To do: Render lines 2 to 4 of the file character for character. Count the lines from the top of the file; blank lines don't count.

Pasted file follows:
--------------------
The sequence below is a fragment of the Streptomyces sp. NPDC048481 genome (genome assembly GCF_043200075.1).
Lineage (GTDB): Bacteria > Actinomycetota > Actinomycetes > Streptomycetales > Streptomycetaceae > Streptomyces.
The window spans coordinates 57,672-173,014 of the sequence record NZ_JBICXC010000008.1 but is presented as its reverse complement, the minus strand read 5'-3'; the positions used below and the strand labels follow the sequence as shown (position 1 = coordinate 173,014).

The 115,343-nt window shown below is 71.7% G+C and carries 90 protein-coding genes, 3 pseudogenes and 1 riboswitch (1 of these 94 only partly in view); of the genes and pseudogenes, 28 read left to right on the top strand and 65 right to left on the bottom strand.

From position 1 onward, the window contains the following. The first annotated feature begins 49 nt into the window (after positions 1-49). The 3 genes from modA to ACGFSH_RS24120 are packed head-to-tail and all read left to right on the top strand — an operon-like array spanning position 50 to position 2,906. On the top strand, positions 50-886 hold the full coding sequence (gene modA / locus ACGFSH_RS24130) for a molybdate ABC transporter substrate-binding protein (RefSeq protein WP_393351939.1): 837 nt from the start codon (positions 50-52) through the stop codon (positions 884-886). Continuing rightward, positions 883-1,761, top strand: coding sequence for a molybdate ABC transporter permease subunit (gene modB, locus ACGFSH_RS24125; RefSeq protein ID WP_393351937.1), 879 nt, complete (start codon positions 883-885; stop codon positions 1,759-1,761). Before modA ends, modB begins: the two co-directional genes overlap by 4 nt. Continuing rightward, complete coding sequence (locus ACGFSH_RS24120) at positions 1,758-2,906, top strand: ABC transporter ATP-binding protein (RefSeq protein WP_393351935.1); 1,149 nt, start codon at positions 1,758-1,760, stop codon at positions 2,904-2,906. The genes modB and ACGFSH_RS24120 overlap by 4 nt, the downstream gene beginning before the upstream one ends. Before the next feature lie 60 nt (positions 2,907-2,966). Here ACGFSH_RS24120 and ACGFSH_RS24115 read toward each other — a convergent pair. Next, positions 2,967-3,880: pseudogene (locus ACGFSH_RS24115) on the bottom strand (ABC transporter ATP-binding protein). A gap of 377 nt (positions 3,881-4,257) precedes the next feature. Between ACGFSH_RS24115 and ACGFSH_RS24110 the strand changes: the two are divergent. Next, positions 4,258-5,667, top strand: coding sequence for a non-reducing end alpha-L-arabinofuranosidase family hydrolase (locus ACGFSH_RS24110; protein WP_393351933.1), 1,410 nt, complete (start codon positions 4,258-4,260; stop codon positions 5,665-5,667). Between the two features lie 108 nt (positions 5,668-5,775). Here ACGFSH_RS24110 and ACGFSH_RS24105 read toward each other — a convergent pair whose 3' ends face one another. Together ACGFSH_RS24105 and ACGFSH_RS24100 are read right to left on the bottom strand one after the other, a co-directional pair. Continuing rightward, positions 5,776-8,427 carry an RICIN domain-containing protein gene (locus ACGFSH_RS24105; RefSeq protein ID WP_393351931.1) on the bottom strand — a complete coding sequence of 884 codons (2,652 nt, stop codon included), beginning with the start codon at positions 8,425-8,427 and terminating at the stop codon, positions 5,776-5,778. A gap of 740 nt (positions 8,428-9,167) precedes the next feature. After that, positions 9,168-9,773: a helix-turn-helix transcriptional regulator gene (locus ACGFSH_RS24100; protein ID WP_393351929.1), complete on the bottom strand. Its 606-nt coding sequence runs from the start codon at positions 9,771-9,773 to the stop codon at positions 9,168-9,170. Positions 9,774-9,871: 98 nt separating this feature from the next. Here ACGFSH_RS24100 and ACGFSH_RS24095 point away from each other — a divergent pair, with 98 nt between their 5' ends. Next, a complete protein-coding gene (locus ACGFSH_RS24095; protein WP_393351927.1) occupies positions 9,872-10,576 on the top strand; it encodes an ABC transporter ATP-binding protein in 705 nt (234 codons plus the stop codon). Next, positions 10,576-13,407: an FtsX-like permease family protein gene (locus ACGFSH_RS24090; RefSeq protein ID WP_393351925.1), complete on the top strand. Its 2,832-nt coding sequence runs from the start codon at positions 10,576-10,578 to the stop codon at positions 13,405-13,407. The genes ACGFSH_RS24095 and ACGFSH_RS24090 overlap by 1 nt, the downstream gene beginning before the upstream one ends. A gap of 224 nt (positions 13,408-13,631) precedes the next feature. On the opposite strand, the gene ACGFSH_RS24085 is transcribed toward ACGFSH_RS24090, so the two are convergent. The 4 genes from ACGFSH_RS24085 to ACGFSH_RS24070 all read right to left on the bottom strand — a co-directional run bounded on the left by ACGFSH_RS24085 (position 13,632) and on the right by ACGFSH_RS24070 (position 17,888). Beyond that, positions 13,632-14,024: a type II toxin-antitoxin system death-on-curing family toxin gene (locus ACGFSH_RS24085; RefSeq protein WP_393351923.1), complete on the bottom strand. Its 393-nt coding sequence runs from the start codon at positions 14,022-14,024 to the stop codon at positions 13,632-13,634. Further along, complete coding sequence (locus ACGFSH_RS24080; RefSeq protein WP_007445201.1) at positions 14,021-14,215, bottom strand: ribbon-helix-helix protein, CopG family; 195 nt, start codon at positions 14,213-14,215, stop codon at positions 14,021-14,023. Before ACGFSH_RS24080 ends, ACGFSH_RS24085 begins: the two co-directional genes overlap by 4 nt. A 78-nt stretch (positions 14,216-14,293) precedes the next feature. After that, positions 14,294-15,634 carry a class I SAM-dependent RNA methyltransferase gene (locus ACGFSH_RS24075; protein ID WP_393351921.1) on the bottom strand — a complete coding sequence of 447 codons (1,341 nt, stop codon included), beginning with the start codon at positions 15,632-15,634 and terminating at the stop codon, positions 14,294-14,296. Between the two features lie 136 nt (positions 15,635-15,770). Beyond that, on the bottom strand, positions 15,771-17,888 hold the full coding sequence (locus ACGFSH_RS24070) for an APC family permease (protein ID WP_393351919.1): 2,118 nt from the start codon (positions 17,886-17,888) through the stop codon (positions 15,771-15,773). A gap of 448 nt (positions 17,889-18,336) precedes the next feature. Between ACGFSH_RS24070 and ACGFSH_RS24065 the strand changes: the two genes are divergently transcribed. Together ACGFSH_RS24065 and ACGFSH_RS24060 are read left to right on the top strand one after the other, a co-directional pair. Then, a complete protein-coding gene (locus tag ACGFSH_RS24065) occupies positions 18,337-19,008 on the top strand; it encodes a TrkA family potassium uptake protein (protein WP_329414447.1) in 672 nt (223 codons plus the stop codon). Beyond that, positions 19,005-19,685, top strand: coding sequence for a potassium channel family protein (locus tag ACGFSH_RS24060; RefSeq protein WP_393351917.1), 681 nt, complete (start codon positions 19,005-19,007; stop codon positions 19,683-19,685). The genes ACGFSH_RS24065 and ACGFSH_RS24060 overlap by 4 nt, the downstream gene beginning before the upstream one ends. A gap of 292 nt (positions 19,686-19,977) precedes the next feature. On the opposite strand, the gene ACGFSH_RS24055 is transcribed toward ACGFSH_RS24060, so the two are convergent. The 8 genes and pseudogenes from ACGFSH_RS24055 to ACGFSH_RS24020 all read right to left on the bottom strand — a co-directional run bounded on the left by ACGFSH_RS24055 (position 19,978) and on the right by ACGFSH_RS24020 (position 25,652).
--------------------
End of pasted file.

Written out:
Lineage (GTDB): Bacteria > Actinomycetota > Actinomycetes > Streptomycetales > Streptomycetaceae > Streptomyces.
The window spans coordinates 57,672-173,014 of the sequence record NZ_JBICXC010000008.1 but is presented as its reverse complement, the minus strand read 5'-3'; the positions used below and the strand labels follow the sequence as shown (position 1 = coordinate 173,014).

The 115,343-nt window shown below is 71.7% G+C and carries 90 protein-coding genes, 3 pseudogenes and 1 riboswitch (1 of these 94 only partly in view); of the genes and pseudogenes, 28 read left to right on the top strand and 65 right to left on the bottom strand.